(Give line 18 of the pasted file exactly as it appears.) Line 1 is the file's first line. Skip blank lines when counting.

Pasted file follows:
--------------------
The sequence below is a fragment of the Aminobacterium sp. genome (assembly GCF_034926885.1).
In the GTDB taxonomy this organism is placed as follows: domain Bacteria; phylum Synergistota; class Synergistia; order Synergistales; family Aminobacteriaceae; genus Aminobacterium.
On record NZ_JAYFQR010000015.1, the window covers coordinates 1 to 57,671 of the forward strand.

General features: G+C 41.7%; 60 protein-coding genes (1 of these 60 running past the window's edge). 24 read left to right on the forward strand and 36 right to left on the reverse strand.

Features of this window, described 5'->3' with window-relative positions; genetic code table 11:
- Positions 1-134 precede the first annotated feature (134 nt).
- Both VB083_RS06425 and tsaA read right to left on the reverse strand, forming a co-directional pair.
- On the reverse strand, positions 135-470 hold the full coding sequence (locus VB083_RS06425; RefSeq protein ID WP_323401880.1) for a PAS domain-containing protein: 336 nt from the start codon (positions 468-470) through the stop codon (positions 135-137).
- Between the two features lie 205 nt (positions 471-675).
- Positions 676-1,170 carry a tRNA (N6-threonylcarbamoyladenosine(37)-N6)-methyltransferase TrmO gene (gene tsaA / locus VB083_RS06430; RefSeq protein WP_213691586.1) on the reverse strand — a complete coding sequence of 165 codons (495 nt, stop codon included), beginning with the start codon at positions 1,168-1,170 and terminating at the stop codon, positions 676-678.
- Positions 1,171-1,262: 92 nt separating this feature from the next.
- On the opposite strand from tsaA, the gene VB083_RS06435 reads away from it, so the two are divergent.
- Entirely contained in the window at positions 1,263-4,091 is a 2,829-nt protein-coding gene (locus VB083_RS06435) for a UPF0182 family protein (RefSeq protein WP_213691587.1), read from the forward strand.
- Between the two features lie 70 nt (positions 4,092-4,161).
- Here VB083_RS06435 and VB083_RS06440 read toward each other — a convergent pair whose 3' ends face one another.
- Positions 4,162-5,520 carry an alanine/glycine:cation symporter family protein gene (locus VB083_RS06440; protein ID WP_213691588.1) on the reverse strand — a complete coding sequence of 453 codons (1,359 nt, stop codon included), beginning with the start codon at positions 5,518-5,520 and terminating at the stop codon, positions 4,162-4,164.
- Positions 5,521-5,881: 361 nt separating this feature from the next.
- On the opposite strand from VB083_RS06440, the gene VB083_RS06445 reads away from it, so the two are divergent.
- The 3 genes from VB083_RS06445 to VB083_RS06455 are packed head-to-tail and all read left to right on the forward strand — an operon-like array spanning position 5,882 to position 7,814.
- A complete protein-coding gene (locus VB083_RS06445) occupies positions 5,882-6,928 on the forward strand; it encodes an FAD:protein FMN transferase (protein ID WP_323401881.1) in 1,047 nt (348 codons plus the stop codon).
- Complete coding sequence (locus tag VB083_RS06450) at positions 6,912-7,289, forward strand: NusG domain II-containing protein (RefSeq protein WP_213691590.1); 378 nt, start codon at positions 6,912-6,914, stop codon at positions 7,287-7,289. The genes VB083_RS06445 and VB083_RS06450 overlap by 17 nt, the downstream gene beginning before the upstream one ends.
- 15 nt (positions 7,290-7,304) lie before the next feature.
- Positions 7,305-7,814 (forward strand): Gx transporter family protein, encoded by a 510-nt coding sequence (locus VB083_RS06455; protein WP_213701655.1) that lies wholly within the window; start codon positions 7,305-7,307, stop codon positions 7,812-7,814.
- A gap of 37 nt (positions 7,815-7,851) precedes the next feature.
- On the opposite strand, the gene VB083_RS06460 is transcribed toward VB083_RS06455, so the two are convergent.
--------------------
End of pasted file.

- On the opposite strand from VB083_RS06440, the gene VB083_RS06445 reads away from it, so the two are divergent.